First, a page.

by Irvin Muchnick
Unless the University of California is planning a New Year’s Eve news dump, the campus police report on the November 1 teammate attack on freshman football player Fabiano Hale — originally expected to be issued this month — won’t happen until January at the earliest.
On December 4, Cal spokesperson Dan Mogulof told me that “we expect [the police investigation] to conclude shortly.” Fifteen days later, Mogulof acknowledged that he had been overly optimistic: Otherwise, “you’d have your info by now. I am not aware of any new developments and have asked the department for an update on the timeline. I will let you know if/when they get back to me with an update.”
On November 1, Hale was sent to the emergency room of Berkeley’s Alta Bates Medical Center with a concussion following a one-sided fight with a teammate. The altercation was described by some as a sneak attack and in retaliation for Hale’s absence from a weight-training session conducted by Damon Harrington, the strength and conditioning coach. Friends of the Hale family (who are not themselves talking) say that Harrington gave the athletes in attendance double sets of lifting, and told them it was punishment and they could confront Hale directly with their unhappiness over the extra work he cost them.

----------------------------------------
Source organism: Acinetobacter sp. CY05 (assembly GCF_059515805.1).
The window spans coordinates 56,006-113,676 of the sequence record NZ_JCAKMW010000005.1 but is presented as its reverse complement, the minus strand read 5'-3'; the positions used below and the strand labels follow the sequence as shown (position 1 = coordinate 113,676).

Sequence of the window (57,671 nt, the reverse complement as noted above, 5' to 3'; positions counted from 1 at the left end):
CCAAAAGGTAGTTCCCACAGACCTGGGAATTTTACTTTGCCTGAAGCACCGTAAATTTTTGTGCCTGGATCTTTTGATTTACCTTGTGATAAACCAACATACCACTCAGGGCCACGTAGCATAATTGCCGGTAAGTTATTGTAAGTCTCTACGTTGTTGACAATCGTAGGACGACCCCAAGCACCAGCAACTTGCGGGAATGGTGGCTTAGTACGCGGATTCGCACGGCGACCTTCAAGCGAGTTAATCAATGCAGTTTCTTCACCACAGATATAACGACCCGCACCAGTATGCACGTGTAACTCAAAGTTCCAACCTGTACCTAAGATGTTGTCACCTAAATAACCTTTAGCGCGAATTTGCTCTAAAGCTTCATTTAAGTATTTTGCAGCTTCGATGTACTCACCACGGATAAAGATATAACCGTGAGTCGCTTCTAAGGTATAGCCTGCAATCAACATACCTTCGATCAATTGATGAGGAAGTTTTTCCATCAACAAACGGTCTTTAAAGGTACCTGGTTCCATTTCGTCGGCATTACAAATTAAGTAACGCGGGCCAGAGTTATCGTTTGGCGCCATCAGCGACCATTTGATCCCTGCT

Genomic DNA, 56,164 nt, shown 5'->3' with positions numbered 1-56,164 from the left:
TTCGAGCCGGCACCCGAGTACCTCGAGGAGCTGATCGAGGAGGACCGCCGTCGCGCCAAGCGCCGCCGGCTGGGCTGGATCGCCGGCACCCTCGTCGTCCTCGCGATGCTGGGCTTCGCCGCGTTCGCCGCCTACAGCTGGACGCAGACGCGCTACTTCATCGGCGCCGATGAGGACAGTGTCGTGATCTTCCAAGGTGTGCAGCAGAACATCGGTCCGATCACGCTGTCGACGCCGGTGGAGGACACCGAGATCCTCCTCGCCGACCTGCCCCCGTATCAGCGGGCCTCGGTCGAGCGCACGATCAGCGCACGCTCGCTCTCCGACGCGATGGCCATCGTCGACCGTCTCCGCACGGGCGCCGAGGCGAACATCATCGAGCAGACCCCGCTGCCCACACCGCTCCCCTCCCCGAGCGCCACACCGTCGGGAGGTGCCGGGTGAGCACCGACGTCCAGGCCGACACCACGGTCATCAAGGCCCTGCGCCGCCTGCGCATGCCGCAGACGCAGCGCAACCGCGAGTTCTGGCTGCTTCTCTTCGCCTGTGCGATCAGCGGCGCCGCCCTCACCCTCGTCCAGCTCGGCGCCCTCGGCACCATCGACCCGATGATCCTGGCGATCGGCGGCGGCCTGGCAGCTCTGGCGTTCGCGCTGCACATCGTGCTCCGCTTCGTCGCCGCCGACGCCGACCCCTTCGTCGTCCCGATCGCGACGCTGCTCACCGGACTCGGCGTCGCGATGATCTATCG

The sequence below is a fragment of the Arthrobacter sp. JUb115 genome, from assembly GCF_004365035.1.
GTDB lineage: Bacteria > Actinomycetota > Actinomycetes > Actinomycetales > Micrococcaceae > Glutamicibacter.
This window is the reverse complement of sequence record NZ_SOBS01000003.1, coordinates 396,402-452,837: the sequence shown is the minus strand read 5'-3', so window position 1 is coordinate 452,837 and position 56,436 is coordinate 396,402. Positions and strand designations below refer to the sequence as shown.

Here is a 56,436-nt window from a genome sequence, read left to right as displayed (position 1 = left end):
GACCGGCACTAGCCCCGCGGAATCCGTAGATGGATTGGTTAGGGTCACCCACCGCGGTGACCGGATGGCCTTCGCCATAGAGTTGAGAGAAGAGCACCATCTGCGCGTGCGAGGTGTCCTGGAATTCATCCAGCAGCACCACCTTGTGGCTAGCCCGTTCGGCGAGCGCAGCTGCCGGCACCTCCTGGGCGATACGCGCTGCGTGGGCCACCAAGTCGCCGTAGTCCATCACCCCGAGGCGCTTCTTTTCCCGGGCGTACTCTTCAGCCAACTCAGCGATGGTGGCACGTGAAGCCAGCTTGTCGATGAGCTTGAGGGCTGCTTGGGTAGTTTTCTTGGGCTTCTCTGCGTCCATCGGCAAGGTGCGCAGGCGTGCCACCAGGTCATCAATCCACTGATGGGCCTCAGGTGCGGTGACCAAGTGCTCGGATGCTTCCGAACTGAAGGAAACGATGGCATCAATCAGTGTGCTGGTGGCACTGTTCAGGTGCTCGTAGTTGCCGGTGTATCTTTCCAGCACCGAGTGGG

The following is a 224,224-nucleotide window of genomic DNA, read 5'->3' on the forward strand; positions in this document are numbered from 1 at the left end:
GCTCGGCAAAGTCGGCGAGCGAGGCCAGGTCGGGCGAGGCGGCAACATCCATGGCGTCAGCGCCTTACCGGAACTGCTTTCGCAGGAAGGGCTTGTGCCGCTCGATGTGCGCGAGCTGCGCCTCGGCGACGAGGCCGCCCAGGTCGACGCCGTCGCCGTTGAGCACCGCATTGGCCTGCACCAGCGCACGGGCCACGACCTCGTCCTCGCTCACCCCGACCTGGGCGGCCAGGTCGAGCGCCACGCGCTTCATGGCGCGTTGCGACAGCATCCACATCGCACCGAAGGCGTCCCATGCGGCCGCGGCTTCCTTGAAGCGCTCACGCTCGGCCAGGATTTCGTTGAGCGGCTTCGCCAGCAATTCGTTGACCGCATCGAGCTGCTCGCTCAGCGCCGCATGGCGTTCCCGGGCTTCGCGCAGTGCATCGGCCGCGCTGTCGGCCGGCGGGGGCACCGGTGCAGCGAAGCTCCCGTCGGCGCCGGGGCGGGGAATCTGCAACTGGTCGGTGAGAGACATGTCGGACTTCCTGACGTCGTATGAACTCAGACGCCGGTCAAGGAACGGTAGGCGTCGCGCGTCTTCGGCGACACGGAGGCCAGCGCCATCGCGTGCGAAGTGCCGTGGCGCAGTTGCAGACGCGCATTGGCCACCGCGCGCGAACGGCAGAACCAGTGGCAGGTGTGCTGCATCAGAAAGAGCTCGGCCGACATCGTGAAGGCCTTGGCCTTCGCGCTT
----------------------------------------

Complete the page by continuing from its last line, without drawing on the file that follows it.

The Hale side said he deliberately skipped weight training so he could study for a classroom exam. (In some accounts, he is said to have overslept.) Concussion Inc. knows the name of the assailant, who like Harrington and head football coach Sonny Dykes is declining comment.
Dykes calls his offensive scheme the “Bear Raid.” But the university’s defense against the very serious allegations that an assistant coach is implicated in inciting locker-room violence, and that Hale’s family traversed the 75 miles from Santa Cruz to the hospital to support the injured 18-year-old before anyone from the locally based coaching staff arrived, is straight out of the split-T era. Dykes and beleaguered athletic director Sandy Barbour owe Californians much better than this. They also owe everyone a full accounting without further delay.